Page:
Proponents of transgender bathroom bill never say “transgender”

Montana Family Foundation President and CEO Jeff Lazsloffy in January

The Montana Family Foundation is a research and education organization dedicated to supporting, protecting, and strengthening Montana families. It is definitely not a moneymaking scheme for Jeff Lazsloffy and his children. Its donors are not public, although in past years more than half the foundation’s income has come from Greg Gianforte. But his investment has been amply repaid in research and education, for example a bill before the state legislature that would have required Montanans to use locker rooms and restrooms that correspond to the genders on their birth certificates. Legislators rejected that, noting that a similar bill costs North Carolina billions of dollars earlier this year. So the Montana Family Foundation took its cause to the people, repackaging the Orewellian-named Locker Room Privacy Act as ballot initiative I-183.

Last week, the Montana Supreme Court ruled that the description Attorney General Tim Fox had written for I-183 was not sufficient. In addition to its potentially inaccurate fiscal note, the court took exception to this paragraph:

I-183 requires government entities to designate a protected facility in a government building or public school for use only by members of one sex, and prohibits persons from using a protected facility other than the facility that is designated for that person’s sex.

You will note that the word “transgender” does not appear. Neither does an explanation of what the word “sex” means. A lot of people would say that a trans a woman is of the sex “woman,” but that’s not what I-183 says. I-183 specifies that a person’s sex shall be determined by their birth certificate.

That would create a lot of problems for transgender Montanans, which is exactly what I-183 is designed to do. Yet the Montana Family Foundation never, ever mentions the word “transgender” in its communications on this issue. Instead, it offers jaunty statements like this one regarding the defunct Locker Room Privacy Act: “This bill was just common sense! Women shouldn’t have to shower in front of men, and vice versa.”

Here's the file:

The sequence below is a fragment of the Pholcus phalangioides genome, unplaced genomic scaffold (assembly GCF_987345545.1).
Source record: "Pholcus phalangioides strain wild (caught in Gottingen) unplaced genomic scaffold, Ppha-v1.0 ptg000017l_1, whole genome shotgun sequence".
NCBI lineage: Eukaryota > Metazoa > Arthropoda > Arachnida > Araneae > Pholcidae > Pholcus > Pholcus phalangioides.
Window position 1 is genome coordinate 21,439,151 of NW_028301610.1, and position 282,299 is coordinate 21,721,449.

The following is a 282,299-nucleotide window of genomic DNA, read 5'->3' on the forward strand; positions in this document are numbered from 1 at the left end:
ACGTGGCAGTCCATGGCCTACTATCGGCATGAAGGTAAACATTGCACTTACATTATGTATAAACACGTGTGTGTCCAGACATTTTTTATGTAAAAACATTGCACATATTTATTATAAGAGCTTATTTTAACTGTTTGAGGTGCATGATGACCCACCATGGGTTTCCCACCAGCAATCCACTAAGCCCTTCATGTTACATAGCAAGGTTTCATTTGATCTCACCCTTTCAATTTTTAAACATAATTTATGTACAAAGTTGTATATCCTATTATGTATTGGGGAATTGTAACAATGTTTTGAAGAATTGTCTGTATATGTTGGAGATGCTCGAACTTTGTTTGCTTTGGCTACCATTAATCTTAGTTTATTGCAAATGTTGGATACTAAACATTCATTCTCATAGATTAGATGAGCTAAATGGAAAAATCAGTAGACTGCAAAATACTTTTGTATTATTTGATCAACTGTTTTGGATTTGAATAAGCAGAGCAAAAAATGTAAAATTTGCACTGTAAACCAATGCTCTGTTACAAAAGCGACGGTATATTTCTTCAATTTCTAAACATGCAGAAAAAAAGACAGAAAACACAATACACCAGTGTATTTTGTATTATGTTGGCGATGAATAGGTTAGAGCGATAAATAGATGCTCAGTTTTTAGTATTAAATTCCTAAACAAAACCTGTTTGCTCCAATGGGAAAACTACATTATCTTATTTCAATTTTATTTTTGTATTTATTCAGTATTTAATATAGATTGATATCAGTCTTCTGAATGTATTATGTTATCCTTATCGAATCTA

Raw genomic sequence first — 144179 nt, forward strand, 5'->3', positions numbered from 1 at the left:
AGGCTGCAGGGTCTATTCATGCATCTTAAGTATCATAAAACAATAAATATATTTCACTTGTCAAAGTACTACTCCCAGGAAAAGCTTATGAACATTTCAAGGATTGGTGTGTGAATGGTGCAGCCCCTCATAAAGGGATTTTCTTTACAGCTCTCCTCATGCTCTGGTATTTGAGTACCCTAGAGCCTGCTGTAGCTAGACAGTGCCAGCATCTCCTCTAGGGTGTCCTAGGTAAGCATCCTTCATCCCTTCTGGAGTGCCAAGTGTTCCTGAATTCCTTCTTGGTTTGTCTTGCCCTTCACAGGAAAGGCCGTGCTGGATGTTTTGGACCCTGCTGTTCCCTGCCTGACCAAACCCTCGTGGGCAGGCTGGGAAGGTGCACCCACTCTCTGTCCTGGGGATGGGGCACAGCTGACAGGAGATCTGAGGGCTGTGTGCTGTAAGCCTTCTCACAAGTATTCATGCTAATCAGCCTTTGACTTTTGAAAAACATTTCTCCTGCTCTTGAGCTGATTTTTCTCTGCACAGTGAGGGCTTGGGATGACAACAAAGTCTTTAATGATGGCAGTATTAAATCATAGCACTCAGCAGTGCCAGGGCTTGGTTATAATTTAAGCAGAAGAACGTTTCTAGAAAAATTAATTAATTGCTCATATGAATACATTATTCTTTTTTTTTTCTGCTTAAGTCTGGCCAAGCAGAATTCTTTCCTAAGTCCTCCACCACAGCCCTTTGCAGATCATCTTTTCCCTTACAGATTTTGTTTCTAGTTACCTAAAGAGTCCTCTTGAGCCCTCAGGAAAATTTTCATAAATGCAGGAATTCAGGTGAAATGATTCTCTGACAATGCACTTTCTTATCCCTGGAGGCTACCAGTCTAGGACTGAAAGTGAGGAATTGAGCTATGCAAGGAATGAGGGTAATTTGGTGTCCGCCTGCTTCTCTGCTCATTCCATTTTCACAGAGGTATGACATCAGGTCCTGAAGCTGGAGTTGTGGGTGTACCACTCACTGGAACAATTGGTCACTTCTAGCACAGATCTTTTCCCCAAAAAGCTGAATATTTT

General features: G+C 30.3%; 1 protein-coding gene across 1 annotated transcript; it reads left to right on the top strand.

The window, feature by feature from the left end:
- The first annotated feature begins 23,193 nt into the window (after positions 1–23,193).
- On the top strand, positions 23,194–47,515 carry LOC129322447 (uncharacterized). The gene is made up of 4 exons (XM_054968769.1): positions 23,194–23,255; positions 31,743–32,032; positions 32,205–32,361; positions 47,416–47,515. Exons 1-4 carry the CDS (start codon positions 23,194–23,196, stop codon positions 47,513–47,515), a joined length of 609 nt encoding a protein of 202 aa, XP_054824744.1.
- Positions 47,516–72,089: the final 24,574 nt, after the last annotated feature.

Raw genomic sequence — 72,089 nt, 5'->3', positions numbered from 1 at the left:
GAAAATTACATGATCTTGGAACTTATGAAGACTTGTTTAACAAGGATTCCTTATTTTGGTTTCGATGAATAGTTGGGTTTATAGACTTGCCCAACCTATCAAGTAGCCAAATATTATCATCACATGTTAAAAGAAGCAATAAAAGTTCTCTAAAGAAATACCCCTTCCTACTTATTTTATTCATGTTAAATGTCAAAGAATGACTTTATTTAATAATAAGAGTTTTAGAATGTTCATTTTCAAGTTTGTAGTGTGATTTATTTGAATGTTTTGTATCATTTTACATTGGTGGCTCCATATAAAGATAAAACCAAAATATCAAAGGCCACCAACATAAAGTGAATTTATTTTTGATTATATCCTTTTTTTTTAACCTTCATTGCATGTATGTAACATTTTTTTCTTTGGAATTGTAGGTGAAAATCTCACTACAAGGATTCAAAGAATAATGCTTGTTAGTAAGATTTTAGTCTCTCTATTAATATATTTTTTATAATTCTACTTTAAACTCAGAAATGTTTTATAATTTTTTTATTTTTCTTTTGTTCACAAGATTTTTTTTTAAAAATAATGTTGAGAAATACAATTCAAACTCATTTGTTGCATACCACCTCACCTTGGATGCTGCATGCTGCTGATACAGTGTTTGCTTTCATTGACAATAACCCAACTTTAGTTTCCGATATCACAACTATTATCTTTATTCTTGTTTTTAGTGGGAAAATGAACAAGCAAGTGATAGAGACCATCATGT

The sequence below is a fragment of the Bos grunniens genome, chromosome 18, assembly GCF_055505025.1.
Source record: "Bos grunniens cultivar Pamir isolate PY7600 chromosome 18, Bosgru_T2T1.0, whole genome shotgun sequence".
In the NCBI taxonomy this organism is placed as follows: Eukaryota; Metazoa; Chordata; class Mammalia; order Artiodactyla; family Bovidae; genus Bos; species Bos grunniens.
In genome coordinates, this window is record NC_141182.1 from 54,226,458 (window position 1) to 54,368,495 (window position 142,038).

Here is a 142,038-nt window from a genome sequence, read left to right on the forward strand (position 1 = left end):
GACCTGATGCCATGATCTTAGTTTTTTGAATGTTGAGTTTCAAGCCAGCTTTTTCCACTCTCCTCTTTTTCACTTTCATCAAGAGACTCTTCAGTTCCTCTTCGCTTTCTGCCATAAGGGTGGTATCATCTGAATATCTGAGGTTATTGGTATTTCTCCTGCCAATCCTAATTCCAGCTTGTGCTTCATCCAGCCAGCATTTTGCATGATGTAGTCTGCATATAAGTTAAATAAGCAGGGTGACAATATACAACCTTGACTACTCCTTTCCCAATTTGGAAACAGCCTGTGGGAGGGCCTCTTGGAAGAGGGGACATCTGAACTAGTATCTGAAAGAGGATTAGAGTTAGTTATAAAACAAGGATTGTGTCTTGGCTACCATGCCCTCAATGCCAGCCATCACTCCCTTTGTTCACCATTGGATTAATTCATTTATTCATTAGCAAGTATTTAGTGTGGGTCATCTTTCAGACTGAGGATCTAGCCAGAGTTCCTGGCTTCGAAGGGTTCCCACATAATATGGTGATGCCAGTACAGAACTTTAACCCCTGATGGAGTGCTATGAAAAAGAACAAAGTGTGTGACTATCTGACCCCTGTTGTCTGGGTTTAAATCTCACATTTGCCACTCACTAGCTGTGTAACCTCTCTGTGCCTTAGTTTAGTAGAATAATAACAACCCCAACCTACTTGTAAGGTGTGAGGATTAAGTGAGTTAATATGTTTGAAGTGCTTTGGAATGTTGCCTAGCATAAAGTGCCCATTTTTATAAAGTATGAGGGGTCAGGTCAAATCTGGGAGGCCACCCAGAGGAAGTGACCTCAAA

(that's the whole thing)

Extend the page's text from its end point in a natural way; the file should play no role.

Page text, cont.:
“Common sense” is a thing politicians say when they don’t want you to think about what they just said. The Montana Family Foundation keeps talking about I-183 as though it were designed to address the problem of high school boys gaining entry to the girls’ locker room by simply declaring that they are female. As near as I can tell, that’s never happened. The real issue here is that Lazsloffy has made a career out of converting popular prejudices to politics, and prejudice isn’t as popular as it once was. You can read all about it in this week’s column for the Missoula Independent. Do it! Do it now, Linda!

Tim Fox puts Montana back on the wrong side of history

Montana Attorney General Tim Fox and his little badge, which isn't like tucking your jeans into cowboy boots at all

Montana Attorney General Tim Fox and his little badge

It’s been a long time since Montana was on the wrong side of a civil rights debate. Since 2014, when Attorney General Tim Fox withdrew his appeal of a circuit court decision that declared our ban on same-sex marriage unconstitutional, you hardly ever see Montana in lists of states that begin “Alabama, Arkansas, Mississippi…” Fortunately, President Obama’s directive that transgender people be allowed to use the public bathrooms of their choice has given us a new civil rights issue to be wrong about.

Last week, Fox filed suit against the federal government over Obama’s directive, putting Montana in cahoots with a couple dozen other states whose governors and attorneys general are deeply concerned with staking out territory on meaningless social issues during an election year freedom. Obviously, this is an issue that affects all of us, in the sense that we all have opinions about it even though it affects a small number of people. National estimates of the number of trans people in America are famously hard to come by, and estimates of the Montana trans population don’t exist. Here’s the New York Times on what we can glean from Social Security Administration data:

Since the Social Security Administration started in 1936, 135,367 people have changed their name to one of the opposite gender, and 30,006 also changed their sex accordingly, the study found. Of Americans who participated in the 2010 census, 89,667 had changed their names and 21,833 had also changed their sex.

Ninety thousand is probably a low estimate, since many trans people presumably do not officially change their names or genders with Social Security. Still, these numbers put the lowball estimate of transgender Americans at about .03% of the population. If we work from that estimate and assume Montana’s trans population is improbably identical to the national ratio, we can expect to find about 300 transgender people in the whole state.

And how many of them attend K-12? Fox’s lawsuit focuses narrowly on how Obama’s directive affects public schools. He may have taken the historically bad bet of using his state office to sue the feds over a civil rights issue, but at least he’s chosen an issue that is extremely minor. I think trans people should use whatever bathrooms they like, and I don’t mean to suggest that their rights are unimportant. But the effect of their rights on non-trans people is unimportant. I submit that transgender bathroom use is a purely theoretical idea for cisgendered Americans, particularly in Montana.  You can read all about it in this week’s column for the Missoula Independent, in which I praise Fox for his bold action. It’s ironic. We’ll be back tomorrow with Friday links.